Wednesday, August 12, 2009

After semesters of reviewing for the board exam and another couple of months being a Facebook addict, I finally got in the mood to plug in my Yamaha DGX305 Keyboard and put into rigorous exercise these 10 lazy fingers.

I'll admit, it felt so refreshing playing again after some time. Playing the piano (well, technically it's a keyboard but I almost never put the other sounds into use because I'm a classically trained pianist and mixing techno beats into my pieces were never my thing) almost always makes me feel sort of beautiful and talented even though I know there are tons of people better than I am in manipulating musical keys.

So, there I was, my hands feeling all foreign and out of place. I played Canon in C for warm up like I always do (I don't know why when I should always start with my scales). After a few bars I got lost so I switched to its (key of) D counterpart. Again after a few seconds I forgot what came next.

Frustration was what eventually came next. Pieces that I worked so hard on learning (by notes) and memorizing were now lost in my subconsciousness. I still have the music sheets, but still, playing from the sheets and from memory are two very different experiences. One's very tiring and complicated while the other's quite enjoyable. Guess which is which.

Anyways, long story short, I got out my copies and starting to re-remember (because I've forgotten and relearned them so many times) those pieces that I love and will always love. Some of them I'll list here, starting with the piano version of Numb by Linkin Park.

As crowded as the notes may seem on the page, in reality, it's not that complicated. My left hand only has 4 task. To repeat arpeggios of D, Bb, C and F, respectively. To those who don't know the original song, it actually can sound boring because it's so repetitive. But what I especially like about this piece is that it gives the listeners an impression that you're one heck of a piano player because you played a whole rock song with only your 10 fingers.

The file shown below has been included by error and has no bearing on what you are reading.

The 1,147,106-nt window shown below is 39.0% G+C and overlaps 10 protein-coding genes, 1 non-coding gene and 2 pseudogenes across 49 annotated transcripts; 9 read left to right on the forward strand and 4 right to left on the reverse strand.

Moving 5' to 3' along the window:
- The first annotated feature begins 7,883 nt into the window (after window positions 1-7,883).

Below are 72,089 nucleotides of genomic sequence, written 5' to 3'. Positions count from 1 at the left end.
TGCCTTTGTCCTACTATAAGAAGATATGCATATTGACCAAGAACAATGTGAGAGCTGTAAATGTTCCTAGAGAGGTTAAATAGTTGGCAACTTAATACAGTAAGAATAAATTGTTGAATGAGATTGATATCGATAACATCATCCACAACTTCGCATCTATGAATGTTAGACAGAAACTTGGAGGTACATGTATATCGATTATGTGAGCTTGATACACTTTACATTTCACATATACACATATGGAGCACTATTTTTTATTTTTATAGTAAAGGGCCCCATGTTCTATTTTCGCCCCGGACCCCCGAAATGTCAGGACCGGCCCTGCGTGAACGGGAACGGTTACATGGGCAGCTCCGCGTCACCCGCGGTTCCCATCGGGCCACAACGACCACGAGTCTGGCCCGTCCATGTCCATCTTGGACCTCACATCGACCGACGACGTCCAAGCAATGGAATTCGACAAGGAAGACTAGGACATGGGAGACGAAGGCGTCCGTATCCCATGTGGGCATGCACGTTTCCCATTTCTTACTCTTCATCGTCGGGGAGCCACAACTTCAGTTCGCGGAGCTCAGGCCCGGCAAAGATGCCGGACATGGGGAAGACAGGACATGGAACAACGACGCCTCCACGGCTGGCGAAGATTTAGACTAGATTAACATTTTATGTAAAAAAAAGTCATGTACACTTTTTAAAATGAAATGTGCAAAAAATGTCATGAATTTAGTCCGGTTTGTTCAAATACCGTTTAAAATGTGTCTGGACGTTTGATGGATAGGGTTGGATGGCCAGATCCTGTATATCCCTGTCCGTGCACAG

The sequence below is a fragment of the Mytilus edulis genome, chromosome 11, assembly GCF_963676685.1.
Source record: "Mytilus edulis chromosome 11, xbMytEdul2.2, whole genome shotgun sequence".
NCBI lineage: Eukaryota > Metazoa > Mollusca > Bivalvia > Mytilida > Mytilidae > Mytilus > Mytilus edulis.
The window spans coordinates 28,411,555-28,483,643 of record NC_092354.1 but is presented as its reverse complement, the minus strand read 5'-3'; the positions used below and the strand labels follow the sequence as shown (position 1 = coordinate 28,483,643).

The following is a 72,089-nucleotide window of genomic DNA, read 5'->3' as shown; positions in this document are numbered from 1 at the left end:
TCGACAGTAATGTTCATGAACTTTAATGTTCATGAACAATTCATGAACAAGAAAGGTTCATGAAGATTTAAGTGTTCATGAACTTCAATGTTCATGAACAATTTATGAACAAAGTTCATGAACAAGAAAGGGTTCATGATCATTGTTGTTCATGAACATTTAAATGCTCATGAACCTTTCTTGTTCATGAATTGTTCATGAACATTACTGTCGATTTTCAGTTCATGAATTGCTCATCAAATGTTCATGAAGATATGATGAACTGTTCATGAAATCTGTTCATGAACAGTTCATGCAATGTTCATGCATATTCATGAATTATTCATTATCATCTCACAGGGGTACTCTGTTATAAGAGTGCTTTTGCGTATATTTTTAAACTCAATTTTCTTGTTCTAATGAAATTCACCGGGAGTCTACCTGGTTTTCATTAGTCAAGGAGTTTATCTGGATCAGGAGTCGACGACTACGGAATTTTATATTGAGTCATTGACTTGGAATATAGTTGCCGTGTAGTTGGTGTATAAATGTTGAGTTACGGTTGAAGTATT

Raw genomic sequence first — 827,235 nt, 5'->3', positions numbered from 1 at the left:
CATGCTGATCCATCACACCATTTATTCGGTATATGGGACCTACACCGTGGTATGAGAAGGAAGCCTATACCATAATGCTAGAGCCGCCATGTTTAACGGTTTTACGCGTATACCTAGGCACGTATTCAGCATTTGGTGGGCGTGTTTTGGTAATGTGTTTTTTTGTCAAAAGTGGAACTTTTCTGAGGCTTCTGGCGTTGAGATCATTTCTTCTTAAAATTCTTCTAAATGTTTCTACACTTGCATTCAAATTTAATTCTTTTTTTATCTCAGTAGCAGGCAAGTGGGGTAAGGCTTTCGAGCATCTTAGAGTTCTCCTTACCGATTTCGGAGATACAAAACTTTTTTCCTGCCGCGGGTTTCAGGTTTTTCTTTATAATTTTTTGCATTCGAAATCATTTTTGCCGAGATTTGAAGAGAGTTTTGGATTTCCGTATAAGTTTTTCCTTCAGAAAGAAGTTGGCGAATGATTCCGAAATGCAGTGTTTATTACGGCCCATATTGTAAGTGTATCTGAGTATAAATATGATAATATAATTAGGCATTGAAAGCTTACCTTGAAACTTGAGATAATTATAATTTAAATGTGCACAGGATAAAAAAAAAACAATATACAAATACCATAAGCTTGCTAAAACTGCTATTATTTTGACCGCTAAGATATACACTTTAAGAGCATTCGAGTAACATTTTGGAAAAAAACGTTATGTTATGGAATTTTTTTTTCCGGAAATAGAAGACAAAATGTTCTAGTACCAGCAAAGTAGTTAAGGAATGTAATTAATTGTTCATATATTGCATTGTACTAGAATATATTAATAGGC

My warm up piece, Canon in C, from the Korean smash hit movie My Sassy Girl is one and will always be one of my favorites. My inspiration in learning it came from this scene (see video above) from the said movie where the lead guy discovers that his brutal and sadistang girl friend can actually play the piano. Again, piano, to me has always been the greatest, most romantic instrument ever invented. Cue in the Rose Ceremony and the wisely placed audience and you've got a kilig scene ready for the hopeless romantics.

Last but not the least is the heartbreaking and haunting theme of Buffy the Vampire Slayer entitled Close Your Eyes by Christophe Beck. It's the ultimate Buffy and Angel love theme first played in the background in Buffy's Season 2 Ender where she has to kill the love of her life to save the world. Well, it's a lot cheesier when I put it that way but believe me, the show's much much better and after years of being cancelled, fans are still rallying for a reunion show, spin-off, cartoon etc. Even I can't still get over it.

This piece, unlike the others, just gets better and better whenever I play or hear it. Sometimes, when I study a piece, no matter now much I liked it in the beginning, once I practice it over and over again, eventually, I grow sick of it and lose interest. Close Your Eyes is definitely not in that category.

With forgotten themes and songs now slowly inkling their way back into my consciousness, the search for the next piece is on. Hopefully I can study as much as possible while I'm on "useless mode" here at home with a college degree but a non-existent career. Ha.


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